Empire State

empire_state

midtown from downtown

I was out with my friend Frankie the other night. It was just the two of us after a show, which was itself after a party, so it was more-or-less the inevitable time just before you call it quits and find a cab home. We were at a bar. Some Williamsburg special with cut up playing cards festooning the tables. It wasn’t our first choice, but it was out of the cold and we could hear ourselves over the pulse of the jukebox.

“One day, I’m going to miss this,” Frankie told me. It was a thought that had come to him the night previous while walking home in Bayside, so late it was morning. It wasn’t, he explained, just a thought that struck him because he was walking home or because of the train ride before that (or the midnight movie before that); instead it was a strange awareness that passed over him, a pre-emptive nostalgia for being young and in New York. A knowledge that some day all of this will be over.

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Nocturne

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NoLita in the dark.

My suite mates are apparently having a party or something…which makes me slightly upset that I’ve never dragged people over because I’ve kind of wanted to have a party but I always felt it would be inconvenient.  Yes, I’m stupid and petty.  Regardless, it doesn’t look like I’m sleeping soon. Far too loud. I’m also not social enough to actually go out and talk to anyone: so…

Some thoughts on night in the night. It’s not like my drive towards nocturnal started just now, anyway, even though it’s often hard for me to be productive in the darkness. But nights aren’t really for productivity until it gets so late it’s almost morning. And speaking of that twilight place: how do we define night? In or minds and programmed into our bodies.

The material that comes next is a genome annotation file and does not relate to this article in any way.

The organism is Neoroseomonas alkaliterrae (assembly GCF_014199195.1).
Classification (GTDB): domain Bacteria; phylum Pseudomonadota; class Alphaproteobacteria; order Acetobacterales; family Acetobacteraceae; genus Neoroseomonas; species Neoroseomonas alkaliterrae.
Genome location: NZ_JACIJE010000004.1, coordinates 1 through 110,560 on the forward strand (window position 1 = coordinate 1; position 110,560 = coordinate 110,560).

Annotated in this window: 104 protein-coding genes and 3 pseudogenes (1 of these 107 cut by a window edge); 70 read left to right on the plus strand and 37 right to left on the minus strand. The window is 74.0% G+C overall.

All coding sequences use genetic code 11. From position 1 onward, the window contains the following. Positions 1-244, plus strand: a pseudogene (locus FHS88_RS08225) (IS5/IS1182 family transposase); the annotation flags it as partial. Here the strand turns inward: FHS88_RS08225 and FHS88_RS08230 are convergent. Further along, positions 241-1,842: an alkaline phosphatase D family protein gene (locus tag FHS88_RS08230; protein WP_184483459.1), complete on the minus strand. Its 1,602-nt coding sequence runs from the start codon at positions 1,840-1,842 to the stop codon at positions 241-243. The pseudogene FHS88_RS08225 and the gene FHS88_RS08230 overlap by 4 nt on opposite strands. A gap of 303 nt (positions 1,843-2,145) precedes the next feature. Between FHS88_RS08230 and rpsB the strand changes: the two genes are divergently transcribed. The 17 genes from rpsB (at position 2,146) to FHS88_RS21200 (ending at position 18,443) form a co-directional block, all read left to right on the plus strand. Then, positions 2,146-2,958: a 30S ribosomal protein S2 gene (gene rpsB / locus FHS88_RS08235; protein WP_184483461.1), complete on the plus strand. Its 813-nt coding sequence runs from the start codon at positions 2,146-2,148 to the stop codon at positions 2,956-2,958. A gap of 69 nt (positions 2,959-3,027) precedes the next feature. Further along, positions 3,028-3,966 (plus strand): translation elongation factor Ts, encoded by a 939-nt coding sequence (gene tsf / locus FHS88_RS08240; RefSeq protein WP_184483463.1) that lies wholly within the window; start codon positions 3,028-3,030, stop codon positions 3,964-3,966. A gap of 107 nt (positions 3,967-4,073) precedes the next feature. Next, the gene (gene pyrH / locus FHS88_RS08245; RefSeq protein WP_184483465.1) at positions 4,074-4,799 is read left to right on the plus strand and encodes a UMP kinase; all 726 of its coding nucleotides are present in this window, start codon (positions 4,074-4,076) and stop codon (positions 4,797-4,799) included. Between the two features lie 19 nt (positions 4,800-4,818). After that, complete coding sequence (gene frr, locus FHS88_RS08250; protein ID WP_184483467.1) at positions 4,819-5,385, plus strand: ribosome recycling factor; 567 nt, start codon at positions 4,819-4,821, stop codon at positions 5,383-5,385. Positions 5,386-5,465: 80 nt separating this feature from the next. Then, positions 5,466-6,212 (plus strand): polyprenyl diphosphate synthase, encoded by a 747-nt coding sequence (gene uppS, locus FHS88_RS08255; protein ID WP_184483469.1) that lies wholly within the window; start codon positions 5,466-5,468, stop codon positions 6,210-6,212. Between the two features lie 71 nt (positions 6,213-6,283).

Night sometimes means sleep, of course, that crushed velvet sensation of letting your bones lay weary against the earth. Most of us enjoy the feeling of sliding sideways into darkness: the curl of blankets and pillows forming a safe cocoon. I must confess, odd as it may be, that I do miss nights spent awake and on the road. Admittedly I have only ever been a passenger, one who can afford to meditate on the darkness. It’s astonishing how beautiful the world is, blurring by in a string of houses and highway signs, cities and railroad tracks. The “I” of me melts away until all that’s left is just a pair of eyeballs, drinking in the sideways slip of the world outside my window. Those are the nights when I never want to reach my destination. The hum of the road is home enough. At least until dawn, rosy in the east, unmasks the dark silhouettes of the trees, or mountains, or skylines—whatever my companions had been in the evening—and wakes the world until it’s no longer quiet. Until traffic is a scream. The bubble bursts.

After all, nights are the times of dreams: waking or not. It’s when you are close to people, even strangers you’ve only just met. Anyone can become friends right around three am. The world is soft, then. You all share the dream. Any other time those pretty words you so willingly exchange, flitting on their gossamer wings, would be too heavy. Would fall out of the air like dead things.

The nocturne is its own song, and it compels us to our feet. We dance because it’s harder to feel ashamed in the darkness. We dance because we don’t remember our daylight faces.

Not that there isn’t a danger in forgetting: there is no innocent dark, which pains me deeply. I want nothing more than to stalk the streets and learn the city’s moonlit face: unlined and dewy with summer. But I can’t, just out of simple fear. Because I’m not especially intimidating or good at violence. Because darkness shields dangers in the alleyways. And anyway: the world is stifling and warm, and I will not ruin it by seeking confrontation.

Instead, I’ll content myself here in the cocoon of my lamplight, hung sweetly in the summer night.

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